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SIEF is an international organization that facilitates and stimulates cooperation among scholars working within European Ethnology, Folklore Studies, Cultural Anthropology and adjoining fields. SIEF organizes large international congresses and smaller workshops. Read more about SIEF...

Nine thematical Working Groups are active within SIEF which organize their own congresses and workshops.

SIEF News

SIEF 50 yearsSIEF2015 Call for Panels

The Call for Panels is now closed.

We received a very high number of proposals and the Scientific Committee will be making their decisions by the 20th of November.

 

 

SIEF 50 yearsOut of the Box! Videos of the lectures of SIEF's Jubilee Symposium

On 12 september 2014 SIEF celebrated its 50th anniversary with the Golden Jubilee Symposium ‘Out of the box!’ in Amsterdam. The event celebrates half a century of collaboration, dialogue, and critical debate in ethnology and folklore. View the lectures >>

 

 

 

Other news

Dehg

Honorary SIEF Member Linda Dégh-Vázsonyi
March 18, 1920 - August 19, 2014.
Read the obituary.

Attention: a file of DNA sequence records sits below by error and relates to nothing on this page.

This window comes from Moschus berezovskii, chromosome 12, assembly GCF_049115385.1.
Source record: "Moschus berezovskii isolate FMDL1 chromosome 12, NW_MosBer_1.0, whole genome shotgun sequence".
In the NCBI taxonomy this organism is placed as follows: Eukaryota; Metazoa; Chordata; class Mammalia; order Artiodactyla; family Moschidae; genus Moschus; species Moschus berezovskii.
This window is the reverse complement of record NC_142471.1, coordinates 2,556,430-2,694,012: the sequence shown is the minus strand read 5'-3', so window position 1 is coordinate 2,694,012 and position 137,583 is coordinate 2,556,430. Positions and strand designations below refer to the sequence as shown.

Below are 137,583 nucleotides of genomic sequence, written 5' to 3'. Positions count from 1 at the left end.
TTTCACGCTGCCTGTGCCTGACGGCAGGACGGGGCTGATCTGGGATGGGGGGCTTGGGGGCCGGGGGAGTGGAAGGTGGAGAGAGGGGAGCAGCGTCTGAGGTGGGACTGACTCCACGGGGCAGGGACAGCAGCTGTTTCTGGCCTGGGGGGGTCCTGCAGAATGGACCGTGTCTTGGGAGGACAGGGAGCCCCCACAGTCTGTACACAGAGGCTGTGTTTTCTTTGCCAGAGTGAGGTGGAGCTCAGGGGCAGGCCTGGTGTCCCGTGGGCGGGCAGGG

Ethnologia Europaea 44:1 (2014)
Edited by Marie Sandberg and Regina Bendix. Copenhagen: Museum Tusculanum, ISSN 1604-3030

Disorder and order are among the principles through which the articles in this issue are connected. Peter Jan Margry grasps the exuberant excesses surrounding the Dutch monarch’s birthday with the term “mobocracy” and sees in the suspension of rules a means to reconcile Dutch republicanism with the anachronism of a monarchical system. Ongoing disorder of a rather different nature is experienced by migrant workers from Poland in Denmark. Niels Jul Nielsen and Marie Sandberg accompany them at work and in their different home settings and analyse the divergent interplay of the Polish labour niche and family dynamics on different constructions of “orderly work conditions”. Stefan Groth uncovers the structuring power of new tools and events to measure performance in recreational cycling; competitive norms are shown to permeate a leisure activity. Old age, too, is not free from the structuring arm of social and health regimes. Through his analysis of billiards – a game favoured by the older men he studies – Aske Juul Lassen critiques aging policies striving to “activate” the elderly and overlooking the rhythms inherent to a traditional game – and activity. The issue concludes with Tuuli Lähdesmäki’s comparison of how local heritage actors choose to narrate the transnationally launched European Heritage Label. Within an initiative to foster Europeanization, she finds actors formulating European identities in different moulds.

 

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